By analysing proteins in blood, scientists have found that an immune system active for more than six months following acute SARS-CoV-2 infection could be contributing to long Covid.
The immune system normally helps the body fight infections, but in this case, damages healthy body cells, they found.
The scientists observed measurable changes in blood proteins in “active” long Covid patients even after six months following infection, indicating interactions between proteins of the complement system, which is a part of the immune system.
In contrast, the team led by the University of Zurich, Switzerland, found that the blood levels of long Covid patients who had recovered from the disease returned to normal within six months. These proteins are involved in blood clotting and the repair of tissue damage and inflammation, they said.
Therefore, “active” long Covid is characterised by patterns of blood proteins, they said. The study is published in the journal Science.
“In patients with long Covid, the complement system no longer returns to its basal state, but remains activated and, thus, also damages healthy body cells,” said Onur Boyman, professor of immunology at the University of Zurich (UZH).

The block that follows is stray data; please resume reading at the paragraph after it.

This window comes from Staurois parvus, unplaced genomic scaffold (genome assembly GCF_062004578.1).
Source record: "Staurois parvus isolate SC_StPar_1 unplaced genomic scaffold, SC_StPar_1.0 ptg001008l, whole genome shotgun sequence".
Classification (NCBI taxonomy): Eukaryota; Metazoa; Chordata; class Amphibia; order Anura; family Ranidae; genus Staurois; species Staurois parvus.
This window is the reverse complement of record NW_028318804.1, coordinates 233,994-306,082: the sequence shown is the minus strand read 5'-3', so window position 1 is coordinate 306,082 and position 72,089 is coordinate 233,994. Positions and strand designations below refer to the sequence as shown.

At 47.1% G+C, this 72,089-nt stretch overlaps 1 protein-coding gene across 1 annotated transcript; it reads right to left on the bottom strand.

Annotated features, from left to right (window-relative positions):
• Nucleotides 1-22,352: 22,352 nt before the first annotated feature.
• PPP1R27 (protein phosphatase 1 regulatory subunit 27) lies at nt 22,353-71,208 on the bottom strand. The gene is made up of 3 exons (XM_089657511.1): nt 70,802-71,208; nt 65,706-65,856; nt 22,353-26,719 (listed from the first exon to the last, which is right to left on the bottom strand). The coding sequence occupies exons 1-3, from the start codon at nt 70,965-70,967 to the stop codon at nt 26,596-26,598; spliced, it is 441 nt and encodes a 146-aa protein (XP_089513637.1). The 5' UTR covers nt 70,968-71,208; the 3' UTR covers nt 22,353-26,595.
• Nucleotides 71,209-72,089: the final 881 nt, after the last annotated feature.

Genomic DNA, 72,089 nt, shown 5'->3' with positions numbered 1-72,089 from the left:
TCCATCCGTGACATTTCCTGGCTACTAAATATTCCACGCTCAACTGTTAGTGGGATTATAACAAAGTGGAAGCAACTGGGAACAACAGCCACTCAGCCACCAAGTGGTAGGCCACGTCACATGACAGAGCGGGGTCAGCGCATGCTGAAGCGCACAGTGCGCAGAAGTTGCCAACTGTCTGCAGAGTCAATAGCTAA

For the study, the researchers followed 113 Covid patients for up to a year after acute infection and compared them with 39 healthy participants. After six months, they found that 40 patients had active long Covid disease.
The team analysed more than 6,500 blood proteins of all the participants both during the acute infection and six months later, using bioinformatics.
“The analyses of which proteins were altered in long Covid confirmed the excessive activity of the complement system. Patients with active long Covid disease also had elevated blood levels indicating damage to various body cells, including red blood cells, platelets and blood vessels,” said the study’s first author Carlo Cervia-Hasler, a postdoctoral researcher in Boyman’s team.
A significant proportion of the people infected with Covid have been documented to develop long-lasting symptoms with wide-ranging manifestations, including fatigue and brain fogs. While the causes and mechanisms underlying long Covid are still not fully known, there are also no diagnostic tests or targeted treatments.
“Our work not only lays the foundation for better diagnosis, but also supports clinical research into substances that could be used to regulate the complement system. This opens up new avenues for the development of more targeted therapies for patients with long Covid,” said Boyman.